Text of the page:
How to find a room in Melbourne without going crazy?
You are in Melbourne, the city voted as “most livable city in the world”, six years in a row. Congratulations!
The Aussies are welcoming you with a smile and you are happy to be here. The honeymoon period and the excitement are blurring your vision until that one moment — you have started looking for a long-term room.
I arrived to Melbourne on the 16th of July 2016 to study Masters in Communications and Public Relations. Packed my bags, left Belgrade, Serbia, many close friends, family, their warm hugs and endless laughter, good job and everything which others might describe as a “good life” and came to Australia. Sound exciting! And it is.
If you are coming to Melbourne to work, study long or short-term, find a new career or “reinvent yourself” as one of the girls I met said, you will be needing a place to stay. This is where your adventure starts. Adventure or misery?
Before you arrive
If you are lucky, you will fall into that category of new comers who have friends or family here. And that is good. If they offer help, temporary accommodation, advice, tips and stories — accept all and listen carefully. Trust me, you will need all the help you can get. And being offered free accommodation or either budget-friendly one is a big deal here.
Why do I say this?
Because I am in the other category. While I was packing, I remember being asked “Do you know where you will go after the plane lands?” That was a good question. I had no idea.
At the time, I just knew that I am on my own and that I need to meet locals. Knowing that, I started telling everyone that I would be moving and living in Melbourne.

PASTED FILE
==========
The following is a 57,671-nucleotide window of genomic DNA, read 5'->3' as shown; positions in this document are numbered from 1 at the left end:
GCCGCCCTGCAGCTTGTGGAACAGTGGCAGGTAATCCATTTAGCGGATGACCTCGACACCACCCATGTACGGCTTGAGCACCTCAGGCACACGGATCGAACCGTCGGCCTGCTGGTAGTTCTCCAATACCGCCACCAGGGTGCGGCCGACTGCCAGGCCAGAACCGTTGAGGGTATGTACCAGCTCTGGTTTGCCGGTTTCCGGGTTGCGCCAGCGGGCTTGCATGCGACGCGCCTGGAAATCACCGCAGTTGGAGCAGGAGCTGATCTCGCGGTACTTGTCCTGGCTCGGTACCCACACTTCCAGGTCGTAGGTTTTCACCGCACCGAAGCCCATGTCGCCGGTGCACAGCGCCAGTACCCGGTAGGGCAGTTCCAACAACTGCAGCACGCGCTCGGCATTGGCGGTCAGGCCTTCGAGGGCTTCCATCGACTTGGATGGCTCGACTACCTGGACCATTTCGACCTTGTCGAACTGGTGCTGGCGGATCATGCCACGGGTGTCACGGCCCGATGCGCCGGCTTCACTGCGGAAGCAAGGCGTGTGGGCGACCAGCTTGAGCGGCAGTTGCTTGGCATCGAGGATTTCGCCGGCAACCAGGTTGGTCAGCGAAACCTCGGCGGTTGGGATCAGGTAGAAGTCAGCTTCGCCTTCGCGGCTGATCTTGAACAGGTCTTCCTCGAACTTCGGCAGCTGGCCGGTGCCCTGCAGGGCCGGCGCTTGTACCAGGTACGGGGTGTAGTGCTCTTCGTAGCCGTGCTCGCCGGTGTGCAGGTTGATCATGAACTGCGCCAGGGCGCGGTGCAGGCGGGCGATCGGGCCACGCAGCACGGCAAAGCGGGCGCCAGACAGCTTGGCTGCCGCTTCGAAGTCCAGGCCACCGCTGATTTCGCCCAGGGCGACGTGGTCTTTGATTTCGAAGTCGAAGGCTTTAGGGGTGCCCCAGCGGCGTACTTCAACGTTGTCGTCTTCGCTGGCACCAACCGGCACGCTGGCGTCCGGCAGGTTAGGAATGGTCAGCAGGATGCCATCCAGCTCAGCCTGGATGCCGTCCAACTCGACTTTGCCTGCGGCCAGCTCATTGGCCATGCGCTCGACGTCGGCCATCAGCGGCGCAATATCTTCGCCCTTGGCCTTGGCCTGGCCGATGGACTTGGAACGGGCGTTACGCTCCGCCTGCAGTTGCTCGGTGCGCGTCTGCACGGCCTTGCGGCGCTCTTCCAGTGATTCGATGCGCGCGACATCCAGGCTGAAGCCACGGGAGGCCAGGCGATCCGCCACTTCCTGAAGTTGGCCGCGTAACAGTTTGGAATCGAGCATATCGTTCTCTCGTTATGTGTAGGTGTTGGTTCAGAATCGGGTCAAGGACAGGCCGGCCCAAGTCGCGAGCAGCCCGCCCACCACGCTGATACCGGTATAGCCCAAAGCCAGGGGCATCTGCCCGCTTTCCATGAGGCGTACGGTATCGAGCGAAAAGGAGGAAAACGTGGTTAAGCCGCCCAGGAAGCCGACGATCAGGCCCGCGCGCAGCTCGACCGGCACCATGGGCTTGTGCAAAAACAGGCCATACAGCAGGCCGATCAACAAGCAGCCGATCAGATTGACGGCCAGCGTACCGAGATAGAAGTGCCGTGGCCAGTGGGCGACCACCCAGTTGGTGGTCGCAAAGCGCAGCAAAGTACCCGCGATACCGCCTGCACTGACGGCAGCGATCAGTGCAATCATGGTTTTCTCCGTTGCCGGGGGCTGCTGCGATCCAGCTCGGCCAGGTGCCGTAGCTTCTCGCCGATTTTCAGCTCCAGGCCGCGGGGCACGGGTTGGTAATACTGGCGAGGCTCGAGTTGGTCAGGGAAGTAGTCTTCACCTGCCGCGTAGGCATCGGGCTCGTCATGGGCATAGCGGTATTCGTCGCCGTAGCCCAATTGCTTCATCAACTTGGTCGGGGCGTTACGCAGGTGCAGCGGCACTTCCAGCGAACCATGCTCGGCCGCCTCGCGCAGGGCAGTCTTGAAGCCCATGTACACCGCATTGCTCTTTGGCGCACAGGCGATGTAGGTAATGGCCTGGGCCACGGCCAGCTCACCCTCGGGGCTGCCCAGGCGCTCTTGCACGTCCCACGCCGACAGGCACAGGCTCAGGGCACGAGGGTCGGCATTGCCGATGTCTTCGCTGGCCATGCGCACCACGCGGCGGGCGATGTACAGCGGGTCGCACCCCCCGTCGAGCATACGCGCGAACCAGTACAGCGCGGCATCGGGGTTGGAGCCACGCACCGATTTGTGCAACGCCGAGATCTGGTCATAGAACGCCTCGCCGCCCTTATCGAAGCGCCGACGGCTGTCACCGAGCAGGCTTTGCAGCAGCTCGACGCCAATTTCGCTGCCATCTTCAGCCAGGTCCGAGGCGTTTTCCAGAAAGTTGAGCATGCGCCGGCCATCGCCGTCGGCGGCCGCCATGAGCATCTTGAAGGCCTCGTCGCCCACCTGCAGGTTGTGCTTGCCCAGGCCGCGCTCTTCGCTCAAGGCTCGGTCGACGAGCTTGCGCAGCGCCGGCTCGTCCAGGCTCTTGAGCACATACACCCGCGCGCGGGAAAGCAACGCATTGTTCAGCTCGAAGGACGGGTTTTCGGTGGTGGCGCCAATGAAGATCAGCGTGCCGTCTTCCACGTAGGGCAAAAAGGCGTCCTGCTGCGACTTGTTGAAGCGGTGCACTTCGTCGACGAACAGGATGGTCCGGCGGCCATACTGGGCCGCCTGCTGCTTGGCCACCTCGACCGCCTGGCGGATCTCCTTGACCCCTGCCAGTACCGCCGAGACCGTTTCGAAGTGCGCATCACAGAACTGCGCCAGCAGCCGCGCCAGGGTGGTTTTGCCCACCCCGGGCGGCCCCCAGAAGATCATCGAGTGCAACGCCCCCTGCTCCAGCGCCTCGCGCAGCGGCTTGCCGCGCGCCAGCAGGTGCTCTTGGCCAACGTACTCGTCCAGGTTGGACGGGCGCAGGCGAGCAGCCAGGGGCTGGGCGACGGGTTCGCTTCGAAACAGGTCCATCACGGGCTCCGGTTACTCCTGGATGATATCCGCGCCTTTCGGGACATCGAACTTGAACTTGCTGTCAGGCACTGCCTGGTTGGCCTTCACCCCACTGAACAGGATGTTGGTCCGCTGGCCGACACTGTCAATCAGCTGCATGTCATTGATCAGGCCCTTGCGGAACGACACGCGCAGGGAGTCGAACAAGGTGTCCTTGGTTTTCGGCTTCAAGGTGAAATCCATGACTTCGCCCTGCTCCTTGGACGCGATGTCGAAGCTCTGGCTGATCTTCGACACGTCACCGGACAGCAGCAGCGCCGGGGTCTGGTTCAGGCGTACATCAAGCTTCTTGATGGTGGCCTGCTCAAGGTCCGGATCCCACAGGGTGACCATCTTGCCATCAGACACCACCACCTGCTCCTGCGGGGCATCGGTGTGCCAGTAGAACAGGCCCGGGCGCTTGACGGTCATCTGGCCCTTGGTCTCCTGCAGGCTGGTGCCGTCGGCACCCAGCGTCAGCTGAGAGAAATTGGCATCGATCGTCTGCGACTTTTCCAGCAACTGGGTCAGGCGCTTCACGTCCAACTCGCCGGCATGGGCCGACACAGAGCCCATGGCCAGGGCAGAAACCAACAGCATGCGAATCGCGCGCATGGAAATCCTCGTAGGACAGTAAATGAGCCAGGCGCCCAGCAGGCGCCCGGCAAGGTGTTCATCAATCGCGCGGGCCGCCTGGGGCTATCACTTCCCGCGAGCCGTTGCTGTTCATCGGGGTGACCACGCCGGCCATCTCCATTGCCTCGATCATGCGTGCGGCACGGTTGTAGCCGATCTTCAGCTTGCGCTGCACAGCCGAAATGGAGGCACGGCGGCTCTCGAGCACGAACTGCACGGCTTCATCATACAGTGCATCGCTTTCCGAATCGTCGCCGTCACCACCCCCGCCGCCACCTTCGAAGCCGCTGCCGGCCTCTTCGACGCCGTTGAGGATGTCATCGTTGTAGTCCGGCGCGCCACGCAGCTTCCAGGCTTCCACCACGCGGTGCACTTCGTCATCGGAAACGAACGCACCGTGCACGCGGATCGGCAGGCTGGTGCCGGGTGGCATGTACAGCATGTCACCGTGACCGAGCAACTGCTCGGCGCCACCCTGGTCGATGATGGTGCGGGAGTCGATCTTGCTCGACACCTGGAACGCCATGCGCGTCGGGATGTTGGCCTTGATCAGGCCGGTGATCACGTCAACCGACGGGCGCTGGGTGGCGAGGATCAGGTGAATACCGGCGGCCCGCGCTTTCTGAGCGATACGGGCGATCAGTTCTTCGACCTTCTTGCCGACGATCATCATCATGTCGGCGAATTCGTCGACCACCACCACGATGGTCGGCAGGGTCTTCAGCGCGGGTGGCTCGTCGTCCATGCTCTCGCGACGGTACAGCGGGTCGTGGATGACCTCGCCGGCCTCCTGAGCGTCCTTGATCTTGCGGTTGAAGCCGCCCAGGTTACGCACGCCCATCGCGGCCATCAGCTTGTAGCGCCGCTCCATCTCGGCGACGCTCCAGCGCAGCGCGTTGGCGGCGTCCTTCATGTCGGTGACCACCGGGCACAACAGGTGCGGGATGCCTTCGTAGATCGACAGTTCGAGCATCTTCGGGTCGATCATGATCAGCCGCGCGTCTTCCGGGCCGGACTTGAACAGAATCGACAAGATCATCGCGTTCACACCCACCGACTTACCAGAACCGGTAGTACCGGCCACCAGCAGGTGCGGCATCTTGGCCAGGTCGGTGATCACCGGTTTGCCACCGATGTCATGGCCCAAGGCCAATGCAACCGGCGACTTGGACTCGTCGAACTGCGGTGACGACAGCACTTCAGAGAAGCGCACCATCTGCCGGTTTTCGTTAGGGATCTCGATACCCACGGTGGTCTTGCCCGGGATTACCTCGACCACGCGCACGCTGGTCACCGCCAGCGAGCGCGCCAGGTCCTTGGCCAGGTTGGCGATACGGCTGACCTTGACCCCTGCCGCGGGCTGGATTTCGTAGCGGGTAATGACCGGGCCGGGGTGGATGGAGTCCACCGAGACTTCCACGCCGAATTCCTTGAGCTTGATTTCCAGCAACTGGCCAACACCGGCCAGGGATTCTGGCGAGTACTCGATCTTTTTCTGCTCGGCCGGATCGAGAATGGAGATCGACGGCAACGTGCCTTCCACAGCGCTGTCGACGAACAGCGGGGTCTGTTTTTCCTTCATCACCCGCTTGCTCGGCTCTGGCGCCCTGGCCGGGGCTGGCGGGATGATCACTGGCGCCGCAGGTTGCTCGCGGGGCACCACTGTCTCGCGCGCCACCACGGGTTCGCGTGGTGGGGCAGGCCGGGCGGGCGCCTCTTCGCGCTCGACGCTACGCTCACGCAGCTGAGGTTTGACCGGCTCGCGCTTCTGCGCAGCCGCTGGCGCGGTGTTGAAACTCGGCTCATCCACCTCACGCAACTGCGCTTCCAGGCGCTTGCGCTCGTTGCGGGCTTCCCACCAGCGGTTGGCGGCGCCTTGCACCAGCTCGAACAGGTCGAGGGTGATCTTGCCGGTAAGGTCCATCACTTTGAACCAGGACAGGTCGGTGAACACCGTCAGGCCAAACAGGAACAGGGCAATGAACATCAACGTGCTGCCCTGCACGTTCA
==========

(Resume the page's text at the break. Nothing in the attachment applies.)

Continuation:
And somebody always knows somebody. So after a few days, I managed to make at least some connections here, added a few people on Facebook and remembered I do know one person, a girl who I met during my previous travels. Now, I honestly hope some of those contacts would turn into lasting friendships.
So where did I go after the plane landed? My new FB connections advised me to find a temporary accommodation for two weeks.
And that is the best piece of advice for any new comer.
TIP 1: Find temporary accommodation for two/three weeks or a month until you figure out where you want to live.
If there is someone here offering you to stay with them, accept it. Rent prices are high, you will need to save as much as you can. Not to mention the “tips and tricks” you will hear from locals which will be priceless during those confusing first days.
How to find temporary accommodation?
Besides asking friends of friends, use the social media. That is what worked for me — FB groups and pages, to be exact. Here are the links:
Basically, I wrote a post in all of these, stating my arrival date, what I am looking for, budget and invited people who had a room to offer to write to me in Inbox. Soon, a guy who was traveling abroad offered me his room in a fabulous central location. At first, it looked too good to be true. Besides this, numerous thoughts were rushing through my head — Who would I be living with? What if I don't get along with my flatmates? Also, I had to transfer a deposit to his bank account, thinking — What if something goes wrong? How do I know this is not a scam? Luckily, it wasn’t.